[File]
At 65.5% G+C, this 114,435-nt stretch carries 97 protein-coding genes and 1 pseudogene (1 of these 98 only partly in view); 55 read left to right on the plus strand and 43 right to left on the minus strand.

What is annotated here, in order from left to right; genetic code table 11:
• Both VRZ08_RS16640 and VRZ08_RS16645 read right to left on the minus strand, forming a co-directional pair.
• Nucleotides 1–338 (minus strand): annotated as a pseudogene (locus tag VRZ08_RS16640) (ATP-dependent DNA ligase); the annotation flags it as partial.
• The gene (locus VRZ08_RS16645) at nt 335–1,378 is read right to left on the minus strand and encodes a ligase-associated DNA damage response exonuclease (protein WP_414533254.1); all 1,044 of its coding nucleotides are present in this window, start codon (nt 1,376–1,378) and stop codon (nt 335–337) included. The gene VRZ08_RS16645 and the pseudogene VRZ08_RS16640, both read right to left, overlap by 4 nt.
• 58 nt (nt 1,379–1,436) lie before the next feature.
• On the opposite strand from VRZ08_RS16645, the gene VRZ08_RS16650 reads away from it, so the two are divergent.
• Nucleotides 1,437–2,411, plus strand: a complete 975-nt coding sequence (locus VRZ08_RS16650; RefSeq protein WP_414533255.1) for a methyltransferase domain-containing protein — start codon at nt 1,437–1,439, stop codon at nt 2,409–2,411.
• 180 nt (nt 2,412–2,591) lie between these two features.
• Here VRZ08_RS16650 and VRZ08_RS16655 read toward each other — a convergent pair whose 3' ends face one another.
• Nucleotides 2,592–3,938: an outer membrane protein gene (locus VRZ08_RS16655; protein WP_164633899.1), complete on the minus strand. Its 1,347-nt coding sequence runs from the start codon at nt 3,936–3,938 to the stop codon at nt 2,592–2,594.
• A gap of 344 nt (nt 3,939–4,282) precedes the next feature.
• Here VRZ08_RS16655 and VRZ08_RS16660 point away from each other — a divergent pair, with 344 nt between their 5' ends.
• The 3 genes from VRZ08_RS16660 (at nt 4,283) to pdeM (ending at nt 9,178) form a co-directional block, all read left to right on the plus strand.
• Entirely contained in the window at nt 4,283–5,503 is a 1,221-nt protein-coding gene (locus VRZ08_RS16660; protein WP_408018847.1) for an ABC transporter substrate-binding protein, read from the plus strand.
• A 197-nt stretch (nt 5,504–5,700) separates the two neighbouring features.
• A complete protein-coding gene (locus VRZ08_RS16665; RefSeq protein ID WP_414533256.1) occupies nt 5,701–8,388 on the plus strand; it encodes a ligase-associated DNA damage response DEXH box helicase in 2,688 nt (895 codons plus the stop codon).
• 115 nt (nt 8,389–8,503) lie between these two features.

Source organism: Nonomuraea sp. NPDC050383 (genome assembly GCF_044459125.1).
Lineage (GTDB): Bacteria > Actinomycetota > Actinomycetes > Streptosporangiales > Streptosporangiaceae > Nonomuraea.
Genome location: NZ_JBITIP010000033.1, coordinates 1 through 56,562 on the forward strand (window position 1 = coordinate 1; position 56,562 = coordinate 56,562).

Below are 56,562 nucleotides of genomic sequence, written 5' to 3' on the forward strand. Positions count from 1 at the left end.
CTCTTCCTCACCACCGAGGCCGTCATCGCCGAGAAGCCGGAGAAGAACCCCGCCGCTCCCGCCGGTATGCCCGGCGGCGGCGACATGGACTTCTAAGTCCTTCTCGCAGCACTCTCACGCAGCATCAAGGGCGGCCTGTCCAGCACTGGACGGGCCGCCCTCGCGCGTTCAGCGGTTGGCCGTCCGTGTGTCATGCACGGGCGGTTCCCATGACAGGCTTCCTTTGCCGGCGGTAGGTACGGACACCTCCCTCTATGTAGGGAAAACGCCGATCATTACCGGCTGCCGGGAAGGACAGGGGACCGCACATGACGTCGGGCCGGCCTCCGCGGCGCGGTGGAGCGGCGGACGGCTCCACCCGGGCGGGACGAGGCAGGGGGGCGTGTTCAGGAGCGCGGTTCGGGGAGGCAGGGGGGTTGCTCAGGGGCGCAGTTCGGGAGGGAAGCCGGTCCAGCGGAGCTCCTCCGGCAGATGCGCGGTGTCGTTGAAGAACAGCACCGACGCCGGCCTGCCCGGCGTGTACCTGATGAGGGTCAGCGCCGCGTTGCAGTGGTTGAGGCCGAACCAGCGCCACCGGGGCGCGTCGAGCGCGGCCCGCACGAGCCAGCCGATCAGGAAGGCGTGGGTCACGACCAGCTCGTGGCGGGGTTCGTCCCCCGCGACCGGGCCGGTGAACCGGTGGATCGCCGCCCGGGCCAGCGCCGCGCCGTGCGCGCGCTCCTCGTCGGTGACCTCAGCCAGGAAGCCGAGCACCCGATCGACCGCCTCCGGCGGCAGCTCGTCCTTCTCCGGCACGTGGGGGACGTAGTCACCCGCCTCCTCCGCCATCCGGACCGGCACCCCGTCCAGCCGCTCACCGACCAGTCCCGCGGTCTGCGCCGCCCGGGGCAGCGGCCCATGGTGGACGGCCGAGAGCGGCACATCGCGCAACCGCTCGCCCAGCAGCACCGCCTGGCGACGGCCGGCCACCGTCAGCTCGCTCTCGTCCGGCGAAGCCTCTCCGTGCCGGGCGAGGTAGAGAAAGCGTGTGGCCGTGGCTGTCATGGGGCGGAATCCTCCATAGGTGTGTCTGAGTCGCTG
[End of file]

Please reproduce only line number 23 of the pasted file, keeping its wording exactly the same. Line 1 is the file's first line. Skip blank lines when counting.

CTCTTCCTCACCACCGAGGCCGTCATCGCCGAGAAGCCGGAGAAGAACCCCGCCGCTCCCGCCGGTATGCCCGGCGGCGGCGACATGGACTTCTAAGTCCTTCTCGCAGCACTCTCACGCAGCATCAAGGGCGGCCTGTCCAGCACTGGACGGGCCGCCCTCGCGCGTTCAGCGGTTGGCCGTCCGTGTGTCATGCACGGGCGGTTCCCATGACAGGCTTCCTTTGCCGGCGGTAGGTACGGACACCTCCCTCTATGTAGGGAAAACGCCGATCATTACCGGCTGCCGGGAAGGACAGGGGACCGCACATGACGTCGGGCCGGCCTCCGCGGCGCGGTGGAGCGGCGGACGGCTCCACCCGGGCGGGACGAGGCAGGGGGGCGTGTTCAGGAGCGCGGTTCGGGGAGGCAGGGGGGTTGCTCAGGGGCGCAGTTCGGGAGGGAAGCCGGTCCAGCGGAGCTCCTCCGGCAGATGCGCGGTGTCGTTGAAGAACAGCACCGACGCCGGCCTGCCCGGCGTGTACCTGATGAGGGTCAGCGCCGCGTTGCAGTGGTTGAGGCCGAACCAGCGCCACCGGGGCGCGTCGAGCGCGGCCCGCACGAGCCAGCCGATCAGGAAGGCGTGGGTCACGACCAGCTCGTGGCGGGGTTCGTCCCCCGCGACCGGGCCGGTGAACCGGTGGATCGCCGCCCGGGCCAGCGCCGCGCCGTGCGCGCGCTCCTCGTCGGTGACCTCAGCCAGGAAGCCGAGCACCCGATCGACCGCCTCCGGCGGCAGCTCGTCCTTCTCCGGCACGTGGGGGACGTAGTCACCCGCCTCCTCCGCCATCCGGACCGGCACCCCGTCCAGCCGCTCACCGACCAGTCCCGCGGTCTGCGCCGCCCGGGGCAGCGGCCCATGGTGGACGGCCGAGAGCGGCACATCGCGCAACCGCTCGCCCAGCAGCACCGCCTGGCGACGGCCGGCCACCGTCAGCTCGCTCTCGTCCGGCGAAGCCTCTCCGTGCCGGGCGAGGTAGAGAAAGCGTGTGGCCGTGGCTGTCATGGGGCGGAATCCTCCATAGGTGTGTCTGAGTCGCTG